During his career, Gipson wrote hundreds of short stories, twelve books, a number of screen plays, and received numerous awards, including a 1957 Newbery Honor and the William Allen White Children’s Book Award in 1959, both for Old Yeller. In 1960, he became president of the Texas Institute of Letters. Following is a list of his published books, including revisions and republications:

  • Fabulous Empire: Colonel Zack Miller’s Story. Boston: Houghton Mifflin, 1946.
  • Hound-Dog Man. New York: Harper, 1949. (Many critics consider this his best work.)
  • Circle Round the Wagons. London: Michael Joseph. 1949. UK edition of Hound-Dog Man.
  • The Home Place. New York: Harper, 1950.
  • Big Bend: A Homesteader’s Story (with J.O. Langford). Austin: University of Texas Press, 1952.
  • Cowhand: the story of a working cowboy. New York: Harper. 1953.
  • The Trail-Driving Rooster. New York: Harper, 1955.
  • Recollection Creek. New York: Harper, 1955.
  • Old Yeller. New York: Harper, 1956.
  • The “Cow Killers” : (with the Aftosa Commission in Mexico). Austin: University of Texas Press, 1956.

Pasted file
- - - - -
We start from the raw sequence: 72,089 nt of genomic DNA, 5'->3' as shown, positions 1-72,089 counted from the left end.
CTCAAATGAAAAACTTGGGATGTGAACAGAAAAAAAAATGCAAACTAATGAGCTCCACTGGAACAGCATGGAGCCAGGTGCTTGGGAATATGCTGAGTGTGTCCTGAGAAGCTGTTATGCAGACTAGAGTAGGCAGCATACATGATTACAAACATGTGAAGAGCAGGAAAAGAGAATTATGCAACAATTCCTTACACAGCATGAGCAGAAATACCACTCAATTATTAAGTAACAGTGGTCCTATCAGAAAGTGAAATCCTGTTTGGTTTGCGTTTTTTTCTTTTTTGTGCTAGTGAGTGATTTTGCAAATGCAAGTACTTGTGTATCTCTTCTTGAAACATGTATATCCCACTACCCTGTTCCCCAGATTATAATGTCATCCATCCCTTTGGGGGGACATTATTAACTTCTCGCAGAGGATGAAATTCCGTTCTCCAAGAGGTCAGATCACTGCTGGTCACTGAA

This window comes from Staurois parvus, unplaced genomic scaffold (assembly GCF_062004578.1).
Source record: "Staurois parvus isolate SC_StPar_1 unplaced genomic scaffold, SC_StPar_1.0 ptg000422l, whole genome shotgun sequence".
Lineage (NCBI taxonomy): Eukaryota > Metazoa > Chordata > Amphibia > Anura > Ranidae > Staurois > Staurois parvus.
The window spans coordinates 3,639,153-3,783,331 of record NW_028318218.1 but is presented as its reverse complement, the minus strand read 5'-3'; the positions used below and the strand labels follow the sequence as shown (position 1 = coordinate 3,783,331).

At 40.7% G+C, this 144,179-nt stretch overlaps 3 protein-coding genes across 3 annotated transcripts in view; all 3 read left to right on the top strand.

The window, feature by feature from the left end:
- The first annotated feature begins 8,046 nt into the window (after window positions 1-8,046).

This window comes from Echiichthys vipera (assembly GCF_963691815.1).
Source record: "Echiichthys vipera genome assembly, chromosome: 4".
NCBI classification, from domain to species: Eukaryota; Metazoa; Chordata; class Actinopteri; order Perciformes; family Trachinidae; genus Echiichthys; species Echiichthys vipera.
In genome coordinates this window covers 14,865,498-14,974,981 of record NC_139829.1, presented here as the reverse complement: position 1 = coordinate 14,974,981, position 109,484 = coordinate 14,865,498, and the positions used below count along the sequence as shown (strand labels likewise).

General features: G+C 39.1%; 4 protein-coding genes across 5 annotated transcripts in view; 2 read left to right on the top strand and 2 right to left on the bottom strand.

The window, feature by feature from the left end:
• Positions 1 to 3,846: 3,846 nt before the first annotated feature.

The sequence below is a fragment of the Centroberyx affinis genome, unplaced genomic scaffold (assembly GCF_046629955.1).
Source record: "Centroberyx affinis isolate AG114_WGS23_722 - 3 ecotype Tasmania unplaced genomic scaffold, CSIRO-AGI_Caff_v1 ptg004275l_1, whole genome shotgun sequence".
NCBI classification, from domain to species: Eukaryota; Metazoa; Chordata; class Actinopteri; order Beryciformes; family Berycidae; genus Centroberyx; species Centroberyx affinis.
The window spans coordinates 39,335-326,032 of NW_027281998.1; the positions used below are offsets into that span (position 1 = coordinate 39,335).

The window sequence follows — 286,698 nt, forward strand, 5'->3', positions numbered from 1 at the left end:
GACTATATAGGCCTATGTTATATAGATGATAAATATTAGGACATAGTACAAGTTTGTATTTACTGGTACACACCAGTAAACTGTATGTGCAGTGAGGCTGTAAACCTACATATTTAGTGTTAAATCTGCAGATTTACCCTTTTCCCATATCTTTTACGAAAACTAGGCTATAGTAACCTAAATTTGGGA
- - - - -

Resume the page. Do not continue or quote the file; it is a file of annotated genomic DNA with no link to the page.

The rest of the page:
• Recollection Creek, revised for young people. New York: Harper, 1959.
  • Savage Sam. New York: Harper, 1962.
  • Little Arliss. New York: Harper, 1978. (Published posthumously.)
  • Curly and the Wild Boar. New York: Harper, 1979. (Published posthumously.)
  • Hound-Dog Man. Lincoln: University of Nebraska Press, 1980.

In his later years, Gipson became an alcoholic who was said to be given to rages. Tragically, his older son committed suicide in 1962 at the age of 22, and Gipson and his wife Tommie divorced in 1964. He married Angelina Torres in 1967, but the marriage ended in divorce less than a year later. On August 17, 1973, Gipson died of a brain hemorrhage. He was 65. By proclamation of Govenor Dolph Briscoe, he was buried in the Texas State Cemetery. Inscribed on his tombstone is “His books are his monument.” His papers are housed at the Harry Ransom Center, University of Texas at Austin.

…things like that happen. They may seem mighty cruel and unfair, but that’s how life is part of the time. But that isn’t the only way life is. A part of the time, it’s mighty good. And a man can’t afford to waste all the good part, worrying about the bad parts. That makes it all bad.” Fred Gipson, Old Yeller


2 thoughts on “Literary Texas: Fred Gipson

  1. One of the only movies I saw as a child. It definitely had a tough 7 year old crying. I read the book a year or two later and again the powerful writing had me in tears. After” Old Yeller” I read a study diet of dog and horse books for years before expanding my interests to historical fiction and science fiction. I can thank comic books and authors such as Fred Gipson for ingniting a love of reading within me.

    Liked by 1 person